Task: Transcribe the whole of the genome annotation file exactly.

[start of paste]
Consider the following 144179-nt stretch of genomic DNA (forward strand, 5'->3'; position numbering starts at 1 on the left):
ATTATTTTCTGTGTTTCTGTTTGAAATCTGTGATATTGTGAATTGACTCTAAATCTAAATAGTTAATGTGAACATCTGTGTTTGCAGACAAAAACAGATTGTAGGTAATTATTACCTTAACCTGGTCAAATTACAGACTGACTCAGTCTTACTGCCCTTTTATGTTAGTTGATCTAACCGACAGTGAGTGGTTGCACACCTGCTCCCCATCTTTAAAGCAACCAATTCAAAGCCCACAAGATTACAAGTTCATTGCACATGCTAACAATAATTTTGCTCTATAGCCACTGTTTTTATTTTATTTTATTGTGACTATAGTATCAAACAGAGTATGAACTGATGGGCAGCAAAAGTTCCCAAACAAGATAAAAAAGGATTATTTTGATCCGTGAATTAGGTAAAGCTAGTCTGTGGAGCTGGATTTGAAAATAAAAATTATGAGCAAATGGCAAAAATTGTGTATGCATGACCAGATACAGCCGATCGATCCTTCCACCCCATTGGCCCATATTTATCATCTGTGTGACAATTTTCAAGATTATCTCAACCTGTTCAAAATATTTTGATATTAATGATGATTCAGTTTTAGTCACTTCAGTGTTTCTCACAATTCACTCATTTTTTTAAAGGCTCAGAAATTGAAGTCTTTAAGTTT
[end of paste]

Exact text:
Consider the following 144179-nt stretch of genomic DNA (forward strand, 5'->3'; position numbering starts at 1 on the left):
ATTATTTTCTGTGTTTCTGTTTGAAATCTGTGATATTGTGAATTGACTCTAAATCTAAATAGTTAATGTGAACATCTGTGTTTGCAGACAAAAACAGATTGTAGGTAATTATTACCTTAACCTGGTCAAATTACAGACTGACTCAGTCTTACTGCCCTTTTATGTTAGTTGATCTAACCGACAGTGAGTGGTTGCACACCTGCTCCCCATCTTTAAAGCAACCAATTCAAAGCCCACAAGATTACAAGTTCATTGCACATGCTAACAATAATTTTGCTCTATAGCCACTGTTTTTATTTTATTTTATTGTGACTATAGTATCAAACAGAGTATGAACTGATGGGCAGCAAAAGTTCCCAAACAAGATAAAAAAGGATTATTTTGATCCGTGAATTAGGTAAAGCTAGTCTGTGGAGCTGGATTTGAAAATAAAAATTATGAGCAAATGGCAAAAATTGTGTATGCATGACCAGATACAGCCGATCGATCCTTCCACCCCATTGGCCCATATTTATCATCTGTGTGACAATTTTCAAGATTATCTCAACCTGTTCAAAATATTTTGATATTAATGATGATTCAGTTTTAGTCACTTCAGTGTTTCTCACAATTCACTCATTTTTTTAAAGGCTCAGAAATTGAAGTCTTTAAGTTT